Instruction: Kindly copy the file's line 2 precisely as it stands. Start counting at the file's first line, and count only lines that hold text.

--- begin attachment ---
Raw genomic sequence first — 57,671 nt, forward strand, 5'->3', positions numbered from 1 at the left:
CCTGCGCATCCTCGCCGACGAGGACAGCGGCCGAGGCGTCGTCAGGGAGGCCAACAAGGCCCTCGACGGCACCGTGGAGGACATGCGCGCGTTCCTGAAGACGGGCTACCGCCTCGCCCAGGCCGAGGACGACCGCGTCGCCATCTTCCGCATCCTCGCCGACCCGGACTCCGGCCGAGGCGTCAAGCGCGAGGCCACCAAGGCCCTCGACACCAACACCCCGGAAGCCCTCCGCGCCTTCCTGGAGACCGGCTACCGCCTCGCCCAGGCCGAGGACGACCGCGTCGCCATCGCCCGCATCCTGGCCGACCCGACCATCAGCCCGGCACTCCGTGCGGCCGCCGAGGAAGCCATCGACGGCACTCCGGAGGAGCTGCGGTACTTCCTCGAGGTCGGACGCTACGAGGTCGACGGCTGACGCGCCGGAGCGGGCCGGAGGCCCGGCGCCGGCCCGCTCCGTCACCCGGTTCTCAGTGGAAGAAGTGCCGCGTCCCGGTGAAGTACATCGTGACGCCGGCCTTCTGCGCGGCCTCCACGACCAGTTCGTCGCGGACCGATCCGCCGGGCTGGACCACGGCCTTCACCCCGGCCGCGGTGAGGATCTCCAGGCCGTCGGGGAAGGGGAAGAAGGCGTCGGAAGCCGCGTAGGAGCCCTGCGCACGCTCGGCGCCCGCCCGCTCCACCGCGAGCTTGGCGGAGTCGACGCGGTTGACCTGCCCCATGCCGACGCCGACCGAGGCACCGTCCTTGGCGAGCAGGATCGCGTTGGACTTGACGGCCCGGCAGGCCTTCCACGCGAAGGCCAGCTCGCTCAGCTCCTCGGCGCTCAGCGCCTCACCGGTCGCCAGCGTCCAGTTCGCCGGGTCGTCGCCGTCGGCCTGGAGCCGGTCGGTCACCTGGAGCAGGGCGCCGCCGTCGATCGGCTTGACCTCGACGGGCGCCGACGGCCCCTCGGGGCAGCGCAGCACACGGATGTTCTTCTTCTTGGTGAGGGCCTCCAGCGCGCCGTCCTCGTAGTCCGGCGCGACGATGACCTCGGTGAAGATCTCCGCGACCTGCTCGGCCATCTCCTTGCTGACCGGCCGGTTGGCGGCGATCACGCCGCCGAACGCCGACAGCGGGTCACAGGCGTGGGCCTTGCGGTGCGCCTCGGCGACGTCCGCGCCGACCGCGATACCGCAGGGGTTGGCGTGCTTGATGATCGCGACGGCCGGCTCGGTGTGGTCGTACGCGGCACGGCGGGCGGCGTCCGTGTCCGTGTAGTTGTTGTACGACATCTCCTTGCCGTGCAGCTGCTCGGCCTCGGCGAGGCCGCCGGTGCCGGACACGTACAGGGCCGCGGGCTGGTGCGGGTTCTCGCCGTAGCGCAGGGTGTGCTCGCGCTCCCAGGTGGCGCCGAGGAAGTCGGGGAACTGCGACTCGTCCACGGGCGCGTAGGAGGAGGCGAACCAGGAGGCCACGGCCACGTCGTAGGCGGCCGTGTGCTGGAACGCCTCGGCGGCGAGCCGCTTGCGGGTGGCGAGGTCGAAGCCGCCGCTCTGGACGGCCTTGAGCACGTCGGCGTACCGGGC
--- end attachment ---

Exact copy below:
CCTGCGCATCCTCGCCGACGAGGACAGCGGCCGAGGCGTCGTCAGGGAGGCCAACAAGGCCCTCGACGGCACCGTGGAGGACATGCGCGCGTTCCTGAAGACGGGCTACCGCCTCGCCCAGGCCGAGGACGACCGCGTCGCCATCTTCCGCATCCTCGCCGACCCGGACTCCGGCCGAGGCGTCAAGCGCGAGGCCACCAAGGCCCTCGACACCAACACCCCGGAAGCCCTCCGCGCCTTCCTGGAGACCGGCTACCGCCTCGCCCAGGCCGAGGACGACCGCGTCGCCATCGCCCGCATCCTGGCCGACCCGACCATCAGCCCGGCACTCCGTGCGGCCGCCGAGGAAGCCATCGACGGCACTCCGGAGGAGCTGCGGTACTTCCTCGAGGTCGGACGCTACGAGGTCGACGGCTGACGCGCCGGAGCGGGCCGGAGGCCCGGCGCCGGCCCGCTCCGTCACCCGGTTCTCAGTGGAAGAAGTGCCGCGTCCCGGTGAAGTACATCGTGACGCCGGCCTTCTGCGCGGCCTCCACGACCAGTTCGTCGCGGACCGATCCGCCGGGCTGGACCACGGCCTTCACCCCGGCCGCGGTGAGGATCTCCAGGCCGTCGGGGAAGGGGAAGAAGGCGTCGGAAGCCGCGTAGGAGCCCTGCGCACGCTCGGCGCCCGCCCGCTCCACCGCGAGCTTGGCGGAGTCGACGCGGTTGACCTGCCCCATGCCGACGCCGACCGAGGCACCGTCCTTGGCGAGCAGGATCGCGTTGGACTTGACGGCCCGGCAGGCCTTCCACGCGAAGGCCAGCTCGCTCAGCTCCTCGGCGCTCAGCGCCTCACCGGTCGCCAGCGTCCAGTTCGCCGGGTCGTCGCCGTCGGCCTGGAGCCGGTCGGTCACCTGGAGCAGGGCGCCGCCGTCGATCGGCTTGACCTCGACGGGCGCCGACGGCCCCTCGGGGCAGCGCAGCACACGGATGTTCTTCTTCTTGGTGAGGGCCTCCAGCGCGCCGTCCTCGTAGTCCGGCGCGACGATGACCTCGGTGAAGATCTCCGCGACCTGCTCGGCCATCTCCTTGCTGACCGGCCGGTTGGCGGCGATCACGCCGCCGAACGCCGACAGCGGGTCACAGGCGTGGGCCTTGCGGTGCGCCTCGGCGACGTCCGCGCCGACCGCGATACCGCAGGGGTTGGCGTGCTTGATGATCGCGACGGCCGGCTCGGTGTGGTCGTACGCGGCACGGCGGGCGGCGTCCGTGTCCGTGTAGTTGTTGTACGACATCTCCTTGCCGTGCAGCTGCTCGGCCTCGGCGAGGCCGCCGGTGCCGGACACGTACAGGGCCGCGGGCTGGTGCGGGTTCTCGCCGTAGCGCAGGGTGTGCTCGCGCTCCCAGGTGGCGCCGAGGAAGTCGGGGAACTGCGACTCGTCCACGGGCGCGTAGGAGGAGGCGAACCAGGAGGCCACGGCCACGTCGTAGGCGGCCGTGTGCTGGAACGCCTCGGCGGCGAGCCGCTTGCGGGTGGCGAGGTCGAAGCCGCCGCTCTGGACGGCCTTGAGCACGTCGGCGTACCGGGC